The Republican mayor of Lewiston, Maine wants to post the addresses of all welfare recipients online in order to shame them away from government handouts.
Robert Macdonald wants to submit a bill during the state’s next legislative session that would require the creation of a website archive of the addresses of all the state’s welfare recipients. On the one hand, Macdonald’s push aptly coincides with his current efforts in seeking a third term as Lewiston’s mayor. On the other hand, it’s kind of illegal.
In an op-ed published in the Twin City Times, Macdonald lays out his reasoning for the proposed bill:
In Maine there is a website that lists the pension amounts received by everyone who is issued a monthly check by the State of Maine. No privacy here because this is being paid out by the State; accordingly, taxpayers have a right to know.
Yet other recipients of state revenues are shielded. Yes, I am referring to those known as welfare recipients. Why are they treated differently than pensioners? (A rhetorical question).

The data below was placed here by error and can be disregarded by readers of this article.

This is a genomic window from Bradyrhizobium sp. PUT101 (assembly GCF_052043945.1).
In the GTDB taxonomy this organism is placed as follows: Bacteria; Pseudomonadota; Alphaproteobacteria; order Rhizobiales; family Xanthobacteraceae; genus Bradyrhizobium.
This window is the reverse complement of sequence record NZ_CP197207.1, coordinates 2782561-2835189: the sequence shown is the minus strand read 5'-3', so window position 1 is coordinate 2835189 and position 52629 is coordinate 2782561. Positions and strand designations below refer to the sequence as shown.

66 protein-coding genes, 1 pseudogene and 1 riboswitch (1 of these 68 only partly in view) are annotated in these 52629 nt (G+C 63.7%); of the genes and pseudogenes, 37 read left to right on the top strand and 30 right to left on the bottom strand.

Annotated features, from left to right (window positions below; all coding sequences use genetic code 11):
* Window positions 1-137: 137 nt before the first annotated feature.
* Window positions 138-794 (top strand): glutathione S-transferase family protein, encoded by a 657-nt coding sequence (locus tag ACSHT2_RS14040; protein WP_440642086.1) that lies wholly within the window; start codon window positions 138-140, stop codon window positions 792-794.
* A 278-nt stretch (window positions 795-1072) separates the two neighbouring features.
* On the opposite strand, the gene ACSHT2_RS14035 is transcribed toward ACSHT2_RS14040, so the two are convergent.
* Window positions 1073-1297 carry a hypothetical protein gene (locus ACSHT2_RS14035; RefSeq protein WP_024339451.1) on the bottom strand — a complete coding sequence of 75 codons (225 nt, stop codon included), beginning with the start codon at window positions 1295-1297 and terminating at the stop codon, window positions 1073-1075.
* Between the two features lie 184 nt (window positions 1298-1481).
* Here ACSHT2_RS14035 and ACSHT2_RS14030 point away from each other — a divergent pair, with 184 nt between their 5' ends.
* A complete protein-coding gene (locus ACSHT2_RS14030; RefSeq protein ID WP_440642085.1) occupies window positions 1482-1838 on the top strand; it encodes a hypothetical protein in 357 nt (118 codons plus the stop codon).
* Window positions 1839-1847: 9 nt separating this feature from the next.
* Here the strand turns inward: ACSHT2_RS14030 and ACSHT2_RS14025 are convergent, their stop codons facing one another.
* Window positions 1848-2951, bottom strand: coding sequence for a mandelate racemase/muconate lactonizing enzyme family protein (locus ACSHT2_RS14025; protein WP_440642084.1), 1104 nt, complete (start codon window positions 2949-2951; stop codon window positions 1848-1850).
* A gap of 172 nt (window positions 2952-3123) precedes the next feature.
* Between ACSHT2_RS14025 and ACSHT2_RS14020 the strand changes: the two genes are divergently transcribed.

The answer: our liberal, progressive legislators and their social-service allies have made them a victimized, protected class. It’s none of your business how much of your money they get and spend. Who are you to question it? Just shut up and pay!
The Lewiston mayor hasn’t found any sponsors for the bill yet, but a few of Maine’s legislators have come close to doing so. At least that’s according to Macdonald, who spoke with the Bangor Daily News following his op-ed’s publication:
Macdonald said his proposals are designed “basically to stop these people from coming here. We’re just getting overwhelmed here” from people who come to Maine from out of state.
It’s not just the costs of welfare benefits, Macdonald said, but the costs of additional children in public schools, a lot of whom have special needs.
“I’m not talking about refugees,” he said, but generational welfare recipients who move to Lewiston “to play the system.”
Unfortunately for Macdonald’s proposed legislation and website, the numbers just don’t add up. While Maine’s welfare programs, specifically in the form of food and financial support, account for $100 million of the state budget, it pales in comparison to the $2.7 billion Maine spends on affiliated medical programs. So Macdonald is focusing too much of his energy on a minor facet of the budget.
Then again, as the House chairman of the Health and Human Services Committee, Rep. Drew Gattine points out, “there are specific provisions in federal law that would prohibit” posting the information Macdonald wants to post online.
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